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On International Women's Day, Biden signs orders on gender equity, nominates two women to be four-star commanders

USA TODAY logo USA TODAY 3/9/2021 Courtney Subramanian, USA TODAY
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WASHINGTON – President Joe Biden marked International Women's Day Monday by nominating two women to be four-star generals and signing two executive orders creating a Gender Policy Council and reviewing Trump-era changes to Title IX, the federal law prohibiting sex-based discrimination in education.

The president nominated General Jacqueline Van Ovost, current commander of Air Mobility Command for the U.S. Air Force, to be commander for the U.S. Transportation Command. He also nominated Lt. General Laura Richardson, current commanding general of U.S. Army North, to be commander for the U.S. Southern Command. If confirmed, the Ovost and Richardson will become the second and third women to lead a combatant command. 

Joe Biden wearing a suit and tie: President Joe Biden speaks from the State Dining Room following the passage of the American Rescue Plan in the U.S. Senate at the White House on March 6, 2021 in Washington, DC. © Samuel Corum, Getty Images President Joe Biden speaks from the State Dining Room following the passage of the American Rescue Plan in the U.S. Senate at the White House on March 6, 2021 in Washington, DC.

“We all need to see and recognize the barrier-breaking accomplishments of these women," Biden said in remarks at the White House alongside Vice President Kamala Harris and Defense Secretary Lloyd Austin. "We need the young women just beginning their careers in military service to see it and know that no door will be closed to them."

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General Lori Robinson, retired commander of U.S. Northern Command for the U.S. Air Force from 2016 to 2018, was the first woman to serve as a combatant commander since their establishment in 1986. 

Biden earlier signed an executive order establishing the White House Gender Policy Council to work with other policy councils to advance gender equality in domestic and foreign policy development, combat systemic bias and discrimination, including sexual harassment, and focus on increasing female participation in the labor force and decreasing wage and wealth gaps, the officials said.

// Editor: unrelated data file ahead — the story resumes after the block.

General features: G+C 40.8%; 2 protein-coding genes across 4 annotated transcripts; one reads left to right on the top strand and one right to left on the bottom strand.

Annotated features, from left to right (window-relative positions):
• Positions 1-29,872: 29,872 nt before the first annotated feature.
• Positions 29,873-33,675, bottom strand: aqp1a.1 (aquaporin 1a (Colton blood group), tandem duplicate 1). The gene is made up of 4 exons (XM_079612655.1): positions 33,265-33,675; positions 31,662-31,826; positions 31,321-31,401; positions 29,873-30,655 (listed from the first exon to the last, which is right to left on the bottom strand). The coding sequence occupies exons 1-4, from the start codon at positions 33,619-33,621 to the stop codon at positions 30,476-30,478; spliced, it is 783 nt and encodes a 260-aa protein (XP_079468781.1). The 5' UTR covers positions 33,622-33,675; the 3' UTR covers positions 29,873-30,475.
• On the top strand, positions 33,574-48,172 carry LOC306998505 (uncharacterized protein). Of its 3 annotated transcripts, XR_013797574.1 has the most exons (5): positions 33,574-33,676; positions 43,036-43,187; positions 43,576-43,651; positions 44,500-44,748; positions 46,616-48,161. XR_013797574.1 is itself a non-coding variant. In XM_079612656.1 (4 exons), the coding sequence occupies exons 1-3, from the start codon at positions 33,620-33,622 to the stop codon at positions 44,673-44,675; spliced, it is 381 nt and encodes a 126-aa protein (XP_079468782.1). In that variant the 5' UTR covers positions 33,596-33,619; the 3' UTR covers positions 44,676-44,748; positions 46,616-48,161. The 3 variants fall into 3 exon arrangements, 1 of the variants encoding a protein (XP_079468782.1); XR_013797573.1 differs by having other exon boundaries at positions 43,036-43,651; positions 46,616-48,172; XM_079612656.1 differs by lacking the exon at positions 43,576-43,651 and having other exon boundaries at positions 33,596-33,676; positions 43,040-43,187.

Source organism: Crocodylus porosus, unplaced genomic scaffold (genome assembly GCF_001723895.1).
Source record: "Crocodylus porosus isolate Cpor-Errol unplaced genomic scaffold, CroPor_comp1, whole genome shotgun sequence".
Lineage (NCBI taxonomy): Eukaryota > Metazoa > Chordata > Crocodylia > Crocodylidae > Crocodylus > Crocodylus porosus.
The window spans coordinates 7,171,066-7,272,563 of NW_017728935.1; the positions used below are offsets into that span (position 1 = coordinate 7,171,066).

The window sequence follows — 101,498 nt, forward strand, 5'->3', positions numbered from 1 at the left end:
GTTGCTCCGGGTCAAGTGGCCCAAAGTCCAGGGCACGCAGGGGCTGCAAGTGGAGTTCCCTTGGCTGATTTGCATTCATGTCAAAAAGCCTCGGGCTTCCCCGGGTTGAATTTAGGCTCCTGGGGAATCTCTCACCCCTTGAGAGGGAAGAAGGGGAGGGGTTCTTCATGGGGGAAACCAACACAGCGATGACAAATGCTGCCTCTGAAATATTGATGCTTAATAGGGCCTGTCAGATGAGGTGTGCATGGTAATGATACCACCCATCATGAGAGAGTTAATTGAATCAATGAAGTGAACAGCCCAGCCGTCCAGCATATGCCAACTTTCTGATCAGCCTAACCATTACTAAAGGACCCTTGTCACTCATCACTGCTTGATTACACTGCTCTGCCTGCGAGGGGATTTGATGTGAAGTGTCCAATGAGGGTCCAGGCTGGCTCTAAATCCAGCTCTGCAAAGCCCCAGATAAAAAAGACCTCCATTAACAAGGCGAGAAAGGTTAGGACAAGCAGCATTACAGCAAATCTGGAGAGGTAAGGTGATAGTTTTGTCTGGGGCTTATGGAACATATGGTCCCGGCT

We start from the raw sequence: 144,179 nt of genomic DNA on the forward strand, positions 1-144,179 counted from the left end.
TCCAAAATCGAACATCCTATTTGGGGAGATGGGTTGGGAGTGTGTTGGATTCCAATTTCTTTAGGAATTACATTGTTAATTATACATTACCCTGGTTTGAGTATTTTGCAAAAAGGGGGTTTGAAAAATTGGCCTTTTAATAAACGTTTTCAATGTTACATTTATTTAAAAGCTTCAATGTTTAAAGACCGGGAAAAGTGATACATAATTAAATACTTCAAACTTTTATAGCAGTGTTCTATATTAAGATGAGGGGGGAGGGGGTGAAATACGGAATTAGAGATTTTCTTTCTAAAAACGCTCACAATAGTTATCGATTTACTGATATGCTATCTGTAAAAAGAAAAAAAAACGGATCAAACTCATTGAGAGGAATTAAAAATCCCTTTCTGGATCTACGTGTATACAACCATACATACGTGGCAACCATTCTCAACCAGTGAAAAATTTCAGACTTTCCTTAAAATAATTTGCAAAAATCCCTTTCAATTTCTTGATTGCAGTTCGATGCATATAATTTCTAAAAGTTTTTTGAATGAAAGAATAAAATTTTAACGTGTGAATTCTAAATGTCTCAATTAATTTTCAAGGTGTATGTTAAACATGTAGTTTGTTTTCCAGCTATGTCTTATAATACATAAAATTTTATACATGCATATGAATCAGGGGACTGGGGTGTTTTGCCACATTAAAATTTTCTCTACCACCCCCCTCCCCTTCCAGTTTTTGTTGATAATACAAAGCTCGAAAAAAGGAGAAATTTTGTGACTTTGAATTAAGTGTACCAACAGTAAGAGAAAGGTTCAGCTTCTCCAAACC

The council will also focus on transgender rights and supporting care workers, predominantly women of color. 

Officials pointed out the COVID-19 pandemic has hit women the hardest: 2.5 million left the workforce in 2020 compared with 1.8 million men. The U.S. Department of Labor's February jobs report released Friday found Black and Hispanic women showed the greatest declines in labor force participation. 

An administration official told reporters on a briefing call Sunday that the pandemic caused three "overlapping crises": a public health crisis, an economic crisis and a caregiving crisis, which disproportionately affected women. The official pointed to the passage of the president's COVID-19 relief plan as an initial step to assist women affected by the pandemic, including direct payments of $1,400 and an increase in the child care tax credit. 

The Gender Policy Council, led by Julissa Reynoso, chief of staff to first lady Jill Biden, and Jennifer Klein, former chief strategy and policy officer for the anti-sexual-harassment group Time's Up, will work with all Cabinet secretaries and submit an annual report to the president to measure progress on prioritizing gender equality across the government. Biden is likely to name a special assistant to the president and senior adviser on gender-based violence. 

The president signed a second order directing the Department of Education to review all of its regulations, orders and guidance to ensure they are consistent with the administration's promise that all students are guaranteed education free from sexual violence. 

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The order explicitly directs the department to evaluate Title IX changes by President Donald Trump's Education Secretary Betsy DeVos, who dismantled Obama-era rules on sexual discrimination and harassment in federally funded education programs. She implemented regulations that altered the handling of sexual assault allegations on college campuses, giving schools more latitude in deciding whether to report accusations to the Title IX office. 

As vice president, Biden led the Obama administration's "It's On Us" campaign to prevent sexual assault on campus, often visiting colleges to raise awareness. The president said the Violence Against Women Act of 1990, which aims to protect women from gender-based violence, was one of the pieces of legislation he was "most proud" of during his 36 years in the Senate. 

Biden pledged to reverse the changes DeVos made at the Education Department, including restoring policies put in place while he was vice president under President Barack Obama. DeVos lifted a policy that limited federal funding to for-profit institutions based on students' debt and salary levels and argued that allowing transgender athletes to compete as girls violates Title IX regulations.

Education Secretary Miguel Cardona will consider suspending, revising or rescinding his predecessor's actions if they are determined to be inconsistent with the Biden administration's policies, Klein told reporters at a White House press briefing. 

, according to an administration official.

Betsy DeVos vowed to change American education. For the most part, she didn’t.

This article originally appeared on USA TODAY: On International Women's Day, Biden signs orders on gender equity, nominates two women to be four-star commanders

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